Disney's John Carter Director Reveals Pitch for Canceled Sequel Gods of Mars

John Carter director Andrew Stanton has shared his pitch for Gods of Mars, a planned sequel to the 2012 Disney film starring Taylor Kitsch and Lynn Collins. An adaptation of Princess of Mars, the first of author Edgar Rice Burroughs’ Barsoom novels starring pulpy hero John Carter, the live-action film from Pixar’s Finding Nemo filmmaker was to return to the stars with two sequels: Gods of Mars and Warlord of Mars. But the costly sci-fi flick flopped, grossing just $284 million worldwide after a reported cost of $306.6 million — making John Carter one of the most expensive movies ever made.

In 2014, Stanton tweeted logos for canceled sequels John Carter: Gods of Mars and John Carter: Warlord of Mars. “Could have been cool. Had big plans,” Stanton tweeted of Gods, adding of Warlord: “…That would have led to even bigger plans.”

Speaking to TheWrap for a retrospective published on the tenth anniversary of John Carter, Collins said of Stanton’s plans for John Carter 2 and 3: “He pitched it to us too, which is why it’s so heartbreaking. Because it was like, oh my God. Oh my God.'”

Nearly eight years after Disney lost the rights to the Barsoom series, Stanton described his Gods of Mars pitch to TheWrap:

I love the idea of you were going to open with the prologue. It was going to be that every movie had a different character saying the prologue. The first one is Willem [Dafoe], as Tars. The second one’s prologue narration was going to be Dejah [Collins]. And it was going to give anybody that hadn’t seen the first movie a little precursor of the history that got you to this movie. Shorthand, interesting imagery, whether it was artwork or whatever. And then you were going to reveal she was telling it to her baby. And you were going to realize, Oh my God, it’s the child. It’s Carthoris, this child of Dejah Thoris and Carter [Taylor Kitsch]. And that story she’s telling, she’s telling the story of the father that this child will never know.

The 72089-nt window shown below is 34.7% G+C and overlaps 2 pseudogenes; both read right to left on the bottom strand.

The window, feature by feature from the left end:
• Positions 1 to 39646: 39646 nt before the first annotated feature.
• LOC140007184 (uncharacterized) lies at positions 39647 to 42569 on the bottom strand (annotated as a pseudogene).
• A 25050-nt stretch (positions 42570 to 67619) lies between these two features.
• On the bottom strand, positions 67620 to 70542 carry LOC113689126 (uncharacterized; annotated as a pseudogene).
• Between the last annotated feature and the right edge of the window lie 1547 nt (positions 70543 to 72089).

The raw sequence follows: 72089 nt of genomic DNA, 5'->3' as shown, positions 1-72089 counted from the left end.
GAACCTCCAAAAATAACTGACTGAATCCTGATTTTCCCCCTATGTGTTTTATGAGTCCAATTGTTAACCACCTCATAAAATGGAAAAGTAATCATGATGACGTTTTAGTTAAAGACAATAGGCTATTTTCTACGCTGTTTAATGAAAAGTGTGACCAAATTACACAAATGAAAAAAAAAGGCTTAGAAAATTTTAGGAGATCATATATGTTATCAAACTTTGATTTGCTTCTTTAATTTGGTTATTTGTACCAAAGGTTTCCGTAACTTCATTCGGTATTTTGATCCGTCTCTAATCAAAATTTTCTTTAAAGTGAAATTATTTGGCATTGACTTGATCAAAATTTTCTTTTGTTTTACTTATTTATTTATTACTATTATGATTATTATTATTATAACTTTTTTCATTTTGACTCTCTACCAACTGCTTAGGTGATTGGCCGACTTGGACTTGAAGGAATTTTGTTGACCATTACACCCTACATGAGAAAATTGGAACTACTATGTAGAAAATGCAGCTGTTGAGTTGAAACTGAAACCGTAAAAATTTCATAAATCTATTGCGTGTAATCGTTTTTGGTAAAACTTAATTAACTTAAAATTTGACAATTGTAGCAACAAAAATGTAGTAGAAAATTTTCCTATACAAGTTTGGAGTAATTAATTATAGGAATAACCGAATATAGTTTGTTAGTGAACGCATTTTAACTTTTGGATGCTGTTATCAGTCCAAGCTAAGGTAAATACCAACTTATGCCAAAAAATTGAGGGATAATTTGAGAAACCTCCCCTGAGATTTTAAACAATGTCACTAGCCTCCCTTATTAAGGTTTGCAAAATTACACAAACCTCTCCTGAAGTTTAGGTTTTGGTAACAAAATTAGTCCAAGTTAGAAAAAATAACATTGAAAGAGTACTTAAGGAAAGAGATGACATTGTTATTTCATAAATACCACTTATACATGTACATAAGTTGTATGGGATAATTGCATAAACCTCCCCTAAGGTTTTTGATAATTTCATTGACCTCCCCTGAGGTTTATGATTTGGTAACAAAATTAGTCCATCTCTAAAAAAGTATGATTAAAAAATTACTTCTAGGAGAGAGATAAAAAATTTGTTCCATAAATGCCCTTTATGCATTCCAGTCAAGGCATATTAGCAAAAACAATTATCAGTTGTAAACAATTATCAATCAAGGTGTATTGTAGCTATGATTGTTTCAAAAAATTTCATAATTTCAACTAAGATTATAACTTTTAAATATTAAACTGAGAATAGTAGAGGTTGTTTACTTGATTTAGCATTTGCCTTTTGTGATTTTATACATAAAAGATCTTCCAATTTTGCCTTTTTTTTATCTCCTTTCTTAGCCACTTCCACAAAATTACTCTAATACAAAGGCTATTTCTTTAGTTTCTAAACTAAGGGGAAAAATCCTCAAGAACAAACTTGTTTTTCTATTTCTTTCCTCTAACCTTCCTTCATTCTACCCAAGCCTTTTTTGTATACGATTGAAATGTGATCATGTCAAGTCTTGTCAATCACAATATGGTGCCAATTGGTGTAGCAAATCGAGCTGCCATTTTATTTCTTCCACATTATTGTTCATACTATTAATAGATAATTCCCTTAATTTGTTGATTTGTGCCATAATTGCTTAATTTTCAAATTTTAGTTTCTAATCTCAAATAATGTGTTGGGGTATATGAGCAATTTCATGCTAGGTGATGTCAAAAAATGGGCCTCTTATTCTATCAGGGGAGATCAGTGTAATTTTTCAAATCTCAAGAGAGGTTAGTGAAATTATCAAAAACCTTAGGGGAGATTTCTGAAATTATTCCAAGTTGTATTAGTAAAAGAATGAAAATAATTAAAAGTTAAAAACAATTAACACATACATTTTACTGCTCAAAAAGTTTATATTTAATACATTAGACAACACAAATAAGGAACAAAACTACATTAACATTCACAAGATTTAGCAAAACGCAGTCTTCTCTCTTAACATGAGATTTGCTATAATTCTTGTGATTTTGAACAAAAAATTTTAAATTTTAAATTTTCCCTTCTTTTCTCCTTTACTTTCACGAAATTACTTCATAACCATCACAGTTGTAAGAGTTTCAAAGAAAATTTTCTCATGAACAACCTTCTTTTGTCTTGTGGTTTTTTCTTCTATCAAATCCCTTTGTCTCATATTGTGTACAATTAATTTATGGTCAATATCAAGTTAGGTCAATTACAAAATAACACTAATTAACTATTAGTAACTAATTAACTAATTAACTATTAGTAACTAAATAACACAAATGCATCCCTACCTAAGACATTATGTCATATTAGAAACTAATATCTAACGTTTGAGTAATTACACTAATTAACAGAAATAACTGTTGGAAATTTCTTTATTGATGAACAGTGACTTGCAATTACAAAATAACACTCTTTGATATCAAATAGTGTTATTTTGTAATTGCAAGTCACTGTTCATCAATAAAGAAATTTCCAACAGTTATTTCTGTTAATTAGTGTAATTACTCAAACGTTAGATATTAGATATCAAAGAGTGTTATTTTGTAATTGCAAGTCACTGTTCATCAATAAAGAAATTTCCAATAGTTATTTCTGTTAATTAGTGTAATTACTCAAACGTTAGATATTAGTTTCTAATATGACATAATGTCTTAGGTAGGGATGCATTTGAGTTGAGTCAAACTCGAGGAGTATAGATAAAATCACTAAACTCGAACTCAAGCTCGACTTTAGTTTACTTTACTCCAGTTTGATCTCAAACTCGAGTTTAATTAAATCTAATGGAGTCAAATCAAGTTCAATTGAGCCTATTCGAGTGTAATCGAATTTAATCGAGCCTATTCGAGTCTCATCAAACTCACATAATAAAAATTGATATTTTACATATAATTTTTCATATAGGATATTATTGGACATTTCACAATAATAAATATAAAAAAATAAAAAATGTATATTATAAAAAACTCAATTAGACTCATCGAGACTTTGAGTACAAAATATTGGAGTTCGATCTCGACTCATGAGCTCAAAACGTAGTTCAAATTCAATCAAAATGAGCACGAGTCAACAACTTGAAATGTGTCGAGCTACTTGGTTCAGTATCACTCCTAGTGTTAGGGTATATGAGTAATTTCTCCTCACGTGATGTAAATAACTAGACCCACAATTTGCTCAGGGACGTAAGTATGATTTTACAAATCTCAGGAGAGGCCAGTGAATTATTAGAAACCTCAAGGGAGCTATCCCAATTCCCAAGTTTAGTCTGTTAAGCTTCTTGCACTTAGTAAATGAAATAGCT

And then her dad, Ciar?n Hinds’ character, Tardos Mors, said she’s been up too long, she’s tired, let her grandfather have a moment with the child and I’ll put her to bed. Then it was going to be revealed to be Matai Shang [Mark Strong] in shapeshifting mode. And he was going to steal the baby. And then it was going to go onto the opening credits. The next image after the opening credits was going to be Carter lying in his funeral suit in the middle of the desert, just looking like a dead body in a wake and just waking up.

Then he’s just going to take off his jacket like it was nothing and just start walking. And then eventually, just like out of ‘Lawrence of Arabia,’ way out in the horizon, is going to come a Thark on a thoat. And he’s going to surprise Carter by saying he knows exactly who he is and there’s been somebody looking for you. He brings him to a camp and it’s Kantos Kan which is James Purefoy, who’d been searching forever off of any river where this guy went. And so shocked that he’s found him. And then he says, ‘You have to get back now to heal him.’ And he gets back and you think it’s going to be a reunion, only to find out that there’s been some time between the prologue and the main credits.

Now Dejah’s gone missing. She’s convinced that the Therns took their child and if Carter ever comes back, she went down the River Iss to try and find him. And then, like ‘Beneath the Planet of the Apes,’ it all takes place, everybody going into the earth to find out who’s really been controlling the whole planet. There’s a whole race down there that has been with high tech. Basically, it’s been a third world without anybody knowing it on the top of the surface and the first world’s been inside the whole time operating the air, the water, the everything to keep the world functioning.

“Over time, I think you take a breath and understand that it is what it is … I guess people who watch it now for the first time can take a lot more away from it than people did at first,” Kitsch told The Hollywood Reporter in 2019. “It’s always flattering, and I learned a ton on that movie. I honestly don’t see it as a failure. I have great memories from it, and I still talk to a bunch of the cast. It is what it is, right?”


Don’t Stop Here

More To Explore